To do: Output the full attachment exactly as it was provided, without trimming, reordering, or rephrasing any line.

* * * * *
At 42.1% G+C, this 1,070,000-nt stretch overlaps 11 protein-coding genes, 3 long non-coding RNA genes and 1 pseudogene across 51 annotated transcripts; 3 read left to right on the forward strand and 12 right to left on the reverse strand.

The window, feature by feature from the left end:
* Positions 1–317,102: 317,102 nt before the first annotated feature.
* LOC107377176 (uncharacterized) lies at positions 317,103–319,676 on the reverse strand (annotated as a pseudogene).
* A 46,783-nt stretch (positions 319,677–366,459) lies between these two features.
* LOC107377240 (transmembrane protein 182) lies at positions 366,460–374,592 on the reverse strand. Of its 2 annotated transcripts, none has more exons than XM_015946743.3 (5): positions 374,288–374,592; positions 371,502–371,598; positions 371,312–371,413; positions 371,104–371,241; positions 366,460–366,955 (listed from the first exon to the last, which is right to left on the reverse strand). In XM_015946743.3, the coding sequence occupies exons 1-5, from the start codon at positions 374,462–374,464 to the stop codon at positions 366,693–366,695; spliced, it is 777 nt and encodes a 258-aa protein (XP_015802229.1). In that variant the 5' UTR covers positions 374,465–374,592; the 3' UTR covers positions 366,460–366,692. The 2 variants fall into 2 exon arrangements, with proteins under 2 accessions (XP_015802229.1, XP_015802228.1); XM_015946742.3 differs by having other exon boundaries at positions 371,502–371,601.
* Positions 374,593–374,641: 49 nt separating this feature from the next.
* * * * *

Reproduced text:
At 42.1% G+C, this 1,070,000-nt stretch overlaps 11 protein-coding genes, 3 long non-coding RNA genes and 1 pseudogene across 51 annotated transcripts; 3 read left to right on the forward strand and 12 right to left on the reverse strand.

The window, feature by feature from the left end:
* Positions 1–317,102: 317,102 nt before the first annotated feature.
* LOC107377176 (uncharacterized) lies at positions 317,103–319,676 on the reverse strand (annotated as a pseudogene).
* A 46,783-nt stretch (positions 319,677–366,459) lies between these two features.
* LOC107377240 (transmembrane protein 182) lies at positions 366,460–374,592 on the reverse strand. Of its 2 annotated transcripts, none has more exons than XM_015946743.3 (5): positions 374,288–374,592; positions 371,502–371,598; positions 371,312–371,413; positions 371,104–371,241; positions 366,460–366,955 (listed from the first exon to the last, which is right to left on the reverse strand). In XM_015946743.3, the coding sequence occupies exons 1-5, from the start codon at positions 374,462–374,464 to the stop codon at positions 366,693–366,695; spliced, it is 777 nt and encodes a 258-aa protein (XP_015802229.1). In that variant the 5' UTR covers positions 374,465–374,592; the 3' UTR covers positions 366,460–366,692. The 2 variants fall into 2 exon arrangements, with proteins under 2 accessions (XP_015802229.1, XP_015802228.1); XM_015946742.3 differs by having other exon boundaries at positions 371,502–371,601.
* Positions 374,593–374,641: 49 nt separating this feature from the next.